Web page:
State Crop Report for Week of May 13

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Published on May 15 2013 8:28 pm
Last Updated on July 14 2013 4:07 pm
Written by Greg Sapp

Farmers in Northern and Eastern Illinois last week were able to plant corn where soils were dry enough. Little progress was made across the rest of the state as farmers were sidelined waiting for saturated soils to dry.

Rains fell again late in the week stalling any drying that had occurred. The heaviest rainfall totals fell over the south central portions of the state where over an inch was received. In other areas of the state totals were generally less than an inch.

Temperatures averaged 59.9 degrees, 1.0 degree below normal.

There were a reported 1.7 days suitable for field work last week with the Northeast area having the highest reported number of days at 3.7. Topsoil moisture levels across the state were rated as 47 percent adequate and 53 percent surplus. The driest soils were in Northern and Eastern Illinois. Subsoil moisture was rated as 3 percent short, 62 percent adequate and 35 percent surplus.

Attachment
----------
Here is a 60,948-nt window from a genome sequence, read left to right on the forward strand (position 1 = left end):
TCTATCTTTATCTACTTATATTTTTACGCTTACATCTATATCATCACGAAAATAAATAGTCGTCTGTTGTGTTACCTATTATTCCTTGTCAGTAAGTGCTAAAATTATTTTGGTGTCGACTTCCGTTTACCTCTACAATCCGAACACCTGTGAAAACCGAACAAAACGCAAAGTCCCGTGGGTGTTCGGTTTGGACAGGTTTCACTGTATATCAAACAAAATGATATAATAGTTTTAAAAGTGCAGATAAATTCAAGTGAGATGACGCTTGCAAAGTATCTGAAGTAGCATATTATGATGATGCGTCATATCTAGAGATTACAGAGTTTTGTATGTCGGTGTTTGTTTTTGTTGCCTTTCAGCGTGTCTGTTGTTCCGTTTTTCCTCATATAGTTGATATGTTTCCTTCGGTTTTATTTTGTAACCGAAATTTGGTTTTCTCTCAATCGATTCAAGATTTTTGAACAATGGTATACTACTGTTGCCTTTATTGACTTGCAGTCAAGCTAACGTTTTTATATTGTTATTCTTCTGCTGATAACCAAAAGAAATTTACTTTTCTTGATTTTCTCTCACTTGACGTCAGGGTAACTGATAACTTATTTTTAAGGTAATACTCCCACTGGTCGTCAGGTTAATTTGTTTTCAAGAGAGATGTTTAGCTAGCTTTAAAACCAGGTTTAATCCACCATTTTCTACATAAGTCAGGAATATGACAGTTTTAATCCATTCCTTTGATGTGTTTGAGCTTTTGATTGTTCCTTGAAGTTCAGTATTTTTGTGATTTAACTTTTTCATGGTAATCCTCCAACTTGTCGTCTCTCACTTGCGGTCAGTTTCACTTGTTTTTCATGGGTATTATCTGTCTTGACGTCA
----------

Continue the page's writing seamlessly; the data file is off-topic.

Corn planting progressed to 17 percent complete across the state now compared to 94 percent last year and 64 percent for the five-year average. Concerns are growing regarding the wet soils and lateness for corn planting as well as diseases due to the wet weather in the
wheat crop.

Oat seeding continues to increase and is now at 78 percent, compared to 99 percent last year and 93 percent for the five-year average.

Winter wheat conditions were rated as 1 percent very poor, 3 percent poor, 23 percent fair, 58 percent good, and 15 percent excellent.

Alfalfa conditions were rated as 1 percent very poor, 3 percent poor, 17 percent fair, 66 percent good, 13 percent excellent.

Red Clover conditions were rated as 1 percent poor, 9 percent fair, 78 percent good, 12 percent excellent.

Pasture conditions were rated as 2 percent very poor, 3 percent poor, 18 percent fair, 54 percent good, 23 percent excellent.